The Sixth Islamic Governance Symposium, themed ‘Innovation and Technology in an Islamic System of Governance’, was held at the Institute for Leadership, Innovation and Advancement (ILIA) Room 1, ILIA Building, Universiti Brunei Darussalam (UBD) on November 8.
It was organised by the Institute of Policy Studies (IPS) in collaboration with the Sultan Omar ‘Ali Saifuddien Centre for Islamic Studies (SOASCIS).
IPS specialises in public policy and management with reference to Islamic Governance. The ILIA focusses on advancing Brunei Darussalam emphasing leadership and innovation.
SOASCIS produces graduates and scholars equipped with knowledge to lead the Muslim community in facing challenges and conducting research into the sociology of religion covering history and civilisation, theology, law and philosophy and epistemology.
The symposium focussed on the development of innovation and technology in an Islamic System of Governance and discussed – Islam’s historical innovation and technology, Al-Quran as the source of innovative thinking and applied innovation and technology.
During the golden age of Islamic civilisation, technological progresses ranged from architectural designs of minarets, astrolabes and surgical tools, along with mathematical concepts like algebra.
Such advancements are still utilised today.
However, according to the IPS, the Muslim world currently delivers less significant scientific and artistic progress, coupled with receding technological innovations, exacerbated by globalisation rapidly gaining prominence and the increasing capitalistic prioritisation of economic profit over societal benefit.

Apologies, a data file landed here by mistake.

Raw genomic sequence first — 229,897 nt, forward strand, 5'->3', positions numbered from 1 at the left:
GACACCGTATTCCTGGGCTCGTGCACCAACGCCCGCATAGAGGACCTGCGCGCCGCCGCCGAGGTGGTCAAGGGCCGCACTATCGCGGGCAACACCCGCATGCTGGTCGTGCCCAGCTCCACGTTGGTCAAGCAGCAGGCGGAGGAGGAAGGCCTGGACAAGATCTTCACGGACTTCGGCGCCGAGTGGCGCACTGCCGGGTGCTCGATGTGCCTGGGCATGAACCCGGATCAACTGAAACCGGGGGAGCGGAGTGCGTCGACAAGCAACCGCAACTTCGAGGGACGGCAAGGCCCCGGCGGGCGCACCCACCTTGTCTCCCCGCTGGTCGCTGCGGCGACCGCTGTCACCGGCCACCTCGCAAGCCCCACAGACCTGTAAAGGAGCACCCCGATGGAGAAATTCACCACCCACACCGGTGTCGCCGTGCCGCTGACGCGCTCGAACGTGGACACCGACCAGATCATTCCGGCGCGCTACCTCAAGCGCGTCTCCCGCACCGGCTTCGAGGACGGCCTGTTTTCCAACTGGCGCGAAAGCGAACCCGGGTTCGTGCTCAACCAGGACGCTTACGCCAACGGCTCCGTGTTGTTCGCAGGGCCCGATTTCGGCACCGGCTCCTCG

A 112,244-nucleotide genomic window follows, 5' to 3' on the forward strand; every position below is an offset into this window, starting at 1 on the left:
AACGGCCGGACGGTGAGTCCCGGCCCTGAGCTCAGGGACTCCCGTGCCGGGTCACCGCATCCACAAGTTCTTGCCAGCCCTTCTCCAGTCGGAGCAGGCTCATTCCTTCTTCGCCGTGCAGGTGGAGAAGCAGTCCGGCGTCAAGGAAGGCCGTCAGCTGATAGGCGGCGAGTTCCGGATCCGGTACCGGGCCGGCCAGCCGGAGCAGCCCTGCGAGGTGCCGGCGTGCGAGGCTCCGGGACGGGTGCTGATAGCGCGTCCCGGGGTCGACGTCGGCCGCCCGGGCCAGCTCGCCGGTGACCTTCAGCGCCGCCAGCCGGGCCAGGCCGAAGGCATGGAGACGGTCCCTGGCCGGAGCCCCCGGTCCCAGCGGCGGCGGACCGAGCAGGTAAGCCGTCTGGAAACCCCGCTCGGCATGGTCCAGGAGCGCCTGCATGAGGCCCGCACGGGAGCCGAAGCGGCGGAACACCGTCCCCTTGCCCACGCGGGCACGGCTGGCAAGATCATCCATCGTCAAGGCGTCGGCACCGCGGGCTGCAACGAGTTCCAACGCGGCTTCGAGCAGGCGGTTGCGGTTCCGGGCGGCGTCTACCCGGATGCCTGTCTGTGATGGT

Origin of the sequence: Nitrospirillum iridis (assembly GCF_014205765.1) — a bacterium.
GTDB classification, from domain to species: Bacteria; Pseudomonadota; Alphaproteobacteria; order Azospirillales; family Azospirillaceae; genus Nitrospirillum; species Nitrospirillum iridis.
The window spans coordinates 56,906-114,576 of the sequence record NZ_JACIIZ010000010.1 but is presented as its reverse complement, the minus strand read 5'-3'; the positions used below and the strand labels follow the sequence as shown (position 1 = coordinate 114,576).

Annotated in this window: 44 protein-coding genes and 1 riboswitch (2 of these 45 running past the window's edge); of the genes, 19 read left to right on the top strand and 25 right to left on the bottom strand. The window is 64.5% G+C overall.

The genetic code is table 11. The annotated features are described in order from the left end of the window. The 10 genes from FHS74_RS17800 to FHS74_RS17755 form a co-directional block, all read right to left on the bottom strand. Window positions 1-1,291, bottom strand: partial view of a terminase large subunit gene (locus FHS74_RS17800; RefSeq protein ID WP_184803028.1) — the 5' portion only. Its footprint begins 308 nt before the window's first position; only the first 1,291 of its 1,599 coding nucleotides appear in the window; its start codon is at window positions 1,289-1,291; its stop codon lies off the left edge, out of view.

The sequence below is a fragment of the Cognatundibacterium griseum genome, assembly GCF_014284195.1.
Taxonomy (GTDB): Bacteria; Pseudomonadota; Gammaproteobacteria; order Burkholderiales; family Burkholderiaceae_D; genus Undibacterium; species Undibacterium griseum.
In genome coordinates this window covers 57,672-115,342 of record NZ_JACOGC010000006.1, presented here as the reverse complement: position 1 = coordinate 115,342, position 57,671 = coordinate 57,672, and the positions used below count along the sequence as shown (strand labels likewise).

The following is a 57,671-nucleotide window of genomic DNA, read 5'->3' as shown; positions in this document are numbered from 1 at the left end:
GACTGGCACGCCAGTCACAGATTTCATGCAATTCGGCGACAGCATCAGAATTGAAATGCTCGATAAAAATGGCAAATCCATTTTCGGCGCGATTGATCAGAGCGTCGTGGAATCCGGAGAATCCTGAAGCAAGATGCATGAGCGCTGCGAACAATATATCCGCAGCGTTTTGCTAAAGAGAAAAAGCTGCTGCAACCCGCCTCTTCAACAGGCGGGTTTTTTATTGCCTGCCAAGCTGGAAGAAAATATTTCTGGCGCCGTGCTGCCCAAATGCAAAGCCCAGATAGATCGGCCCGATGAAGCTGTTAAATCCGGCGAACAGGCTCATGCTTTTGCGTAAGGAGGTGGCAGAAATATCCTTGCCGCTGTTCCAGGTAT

Such socio-economic evolutions are partnered with consequences from environmental degradation to societal deprivation.
The IPS said these repercussions, combined with moral poverty and spiritual starvation pushed civilisation to the brink of collapsing under its own weight. Alternative approaches are needed for Muslims and the rest of the world.
The IPS believes an alternative is the Maqasid, or Syariah objectives.
Founded upon the internal structure of Al-Quran, it fosters innovations beyond the economically oriented invention, or betterment of commercial goods and services.
Within an Islamic System of Governance, social innovations underpinned by the Maqasid integrate revolutionary solutions via several societal levels to address challenges.
The necessity of continuous innovation and technological advancement to achieve the Maqasid is undeniable, yet many questions remain unanswered such as the long-existing concern and trend of human technological overreliance and unemployment, and the emergence of ethical issues. Despite the potential fears, innovation and technology undoubtedly improve productivity and efficiency towards fulfilling the Maqasid.
The IPS questioned how to operationalise Islamic Governance to meet contemporary necessities. The IPS suggested that innovative thinking is congruent with technological advancement to adapt to current inclinations and anticipate future probabilities.
In dire times, an innovative spirit and technological consideration drives Islamic civilisation towards being conducive for the worship of Allah the Almighty.
The IPS advised in view of technological developments’ benefits and downsides, several considerations must be discussed.